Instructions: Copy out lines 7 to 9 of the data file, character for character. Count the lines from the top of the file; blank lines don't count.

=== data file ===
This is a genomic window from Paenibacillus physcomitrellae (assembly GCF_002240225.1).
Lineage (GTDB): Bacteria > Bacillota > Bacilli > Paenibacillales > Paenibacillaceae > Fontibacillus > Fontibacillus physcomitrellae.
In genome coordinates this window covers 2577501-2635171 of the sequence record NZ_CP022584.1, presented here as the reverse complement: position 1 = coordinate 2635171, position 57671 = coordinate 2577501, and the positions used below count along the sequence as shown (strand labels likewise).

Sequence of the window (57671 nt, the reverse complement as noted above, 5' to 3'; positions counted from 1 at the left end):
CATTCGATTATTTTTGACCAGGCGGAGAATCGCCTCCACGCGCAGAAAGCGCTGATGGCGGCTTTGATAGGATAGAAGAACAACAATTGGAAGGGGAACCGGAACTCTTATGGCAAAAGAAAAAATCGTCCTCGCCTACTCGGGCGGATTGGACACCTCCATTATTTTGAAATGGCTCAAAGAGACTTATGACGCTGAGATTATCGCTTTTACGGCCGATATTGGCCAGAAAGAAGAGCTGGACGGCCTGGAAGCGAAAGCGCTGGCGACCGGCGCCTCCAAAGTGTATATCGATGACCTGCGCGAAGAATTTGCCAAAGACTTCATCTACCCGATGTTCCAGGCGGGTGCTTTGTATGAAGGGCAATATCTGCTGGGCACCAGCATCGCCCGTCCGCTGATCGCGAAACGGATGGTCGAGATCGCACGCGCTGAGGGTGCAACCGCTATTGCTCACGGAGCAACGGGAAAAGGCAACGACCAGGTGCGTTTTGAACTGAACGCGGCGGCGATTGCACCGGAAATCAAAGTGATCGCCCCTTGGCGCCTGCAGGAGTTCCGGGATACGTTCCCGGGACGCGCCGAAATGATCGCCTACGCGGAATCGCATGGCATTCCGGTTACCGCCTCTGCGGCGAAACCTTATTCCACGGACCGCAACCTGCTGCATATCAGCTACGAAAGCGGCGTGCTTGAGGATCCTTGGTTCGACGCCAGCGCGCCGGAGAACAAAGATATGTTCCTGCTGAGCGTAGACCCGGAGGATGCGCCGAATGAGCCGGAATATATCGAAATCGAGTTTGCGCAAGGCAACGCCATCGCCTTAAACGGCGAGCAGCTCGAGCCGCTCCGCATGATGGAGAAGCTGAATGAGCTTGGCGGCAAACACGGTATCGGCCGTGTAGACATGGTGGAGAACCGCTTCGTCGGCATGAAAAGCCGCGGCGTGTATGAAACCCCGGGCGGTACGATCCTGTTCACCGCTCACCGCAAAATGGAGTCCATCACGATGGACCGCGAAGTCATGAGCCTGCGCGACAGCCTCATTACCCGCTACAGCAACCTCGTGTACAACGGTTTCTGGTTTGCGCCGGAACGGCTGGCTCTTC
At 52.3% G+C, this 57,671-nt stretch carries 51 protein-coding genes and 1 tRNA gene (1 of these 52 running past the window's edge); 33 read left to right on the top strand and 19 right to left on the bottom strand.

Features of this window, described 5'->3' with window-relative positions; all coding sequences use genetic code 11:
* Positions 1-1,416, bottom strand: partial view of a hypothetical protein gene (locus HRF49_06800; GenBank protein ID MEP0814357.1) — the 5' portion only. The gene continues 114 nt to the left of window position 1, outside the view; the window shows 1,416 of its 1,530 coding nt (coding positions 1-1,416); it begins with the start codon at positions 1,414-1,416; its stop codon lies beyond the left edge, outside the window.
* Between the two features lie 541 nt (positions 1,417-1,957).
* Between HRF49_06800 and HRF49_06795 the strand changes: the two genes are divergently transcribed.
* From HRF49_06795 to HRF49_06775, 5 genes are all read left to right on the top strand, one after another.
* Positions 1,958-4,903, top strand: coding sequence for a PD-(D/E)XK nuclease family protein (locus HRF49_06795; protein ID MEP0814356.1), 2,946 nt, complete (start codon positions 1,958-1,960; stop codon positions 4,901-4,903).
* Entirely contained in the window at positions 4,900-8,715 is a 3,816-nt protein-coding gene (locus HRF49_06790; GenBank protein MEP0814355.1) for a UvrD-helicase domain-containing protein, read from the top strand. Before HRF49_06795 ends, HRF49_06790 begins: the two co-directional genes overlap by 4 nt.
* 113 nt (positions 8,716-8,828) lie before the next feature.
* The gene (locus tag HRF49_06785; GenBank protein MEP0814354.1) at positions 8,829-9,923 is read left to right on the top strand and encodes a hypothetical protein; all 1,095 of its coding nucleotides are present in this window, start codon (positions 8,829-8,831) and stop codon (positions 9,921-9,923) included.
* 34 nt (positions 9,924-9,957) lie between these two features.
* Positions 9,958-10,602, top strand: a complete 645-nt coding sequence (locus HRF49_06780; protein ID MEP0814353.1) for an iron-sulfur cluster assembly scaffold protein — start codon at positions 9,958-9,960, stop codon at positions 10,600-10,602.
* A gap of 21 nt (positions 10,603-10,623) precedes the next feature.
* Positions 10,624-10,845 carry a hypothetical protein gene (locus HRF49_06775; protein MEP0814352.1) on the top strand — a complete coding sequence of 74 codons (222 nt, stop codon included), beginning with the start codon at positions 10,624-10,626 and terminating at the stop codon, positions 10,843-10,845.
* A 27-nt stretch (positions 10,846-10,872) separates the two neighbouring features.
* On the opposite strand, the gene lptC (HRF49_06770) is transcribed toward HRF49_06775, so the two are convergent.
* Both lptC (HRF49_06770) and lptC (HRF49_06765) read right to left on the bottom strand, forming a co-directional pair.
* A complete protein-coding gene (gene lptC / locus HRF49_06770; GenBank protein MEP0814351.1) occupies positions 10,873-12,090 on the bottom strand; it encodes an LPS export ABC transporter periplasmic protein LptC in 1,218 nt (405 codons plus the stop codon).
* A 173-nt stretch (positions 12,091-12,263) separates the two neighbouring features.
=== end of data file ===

Features of this window, described 5'->3' with window-relative positions; all coding sequences use genetic code 11:
* Positions 1-1,416, bottom strand: partial view of a hypothetical protein gene (locus HRF49_06800; GenBank protein ID MEP0814357.1) — the 5' portion only. The gene continues 114 nt to the left of window position 1, outside the view; the window shows 1,416 of its 1,530 coding nt (coding positions 1-1,416); it begins with the start codon at positions 1,414-1,416; its stop codon lies beyond the left edge, outside the window.
* Between the two features lie 541 nt (positions 1,417-1,957).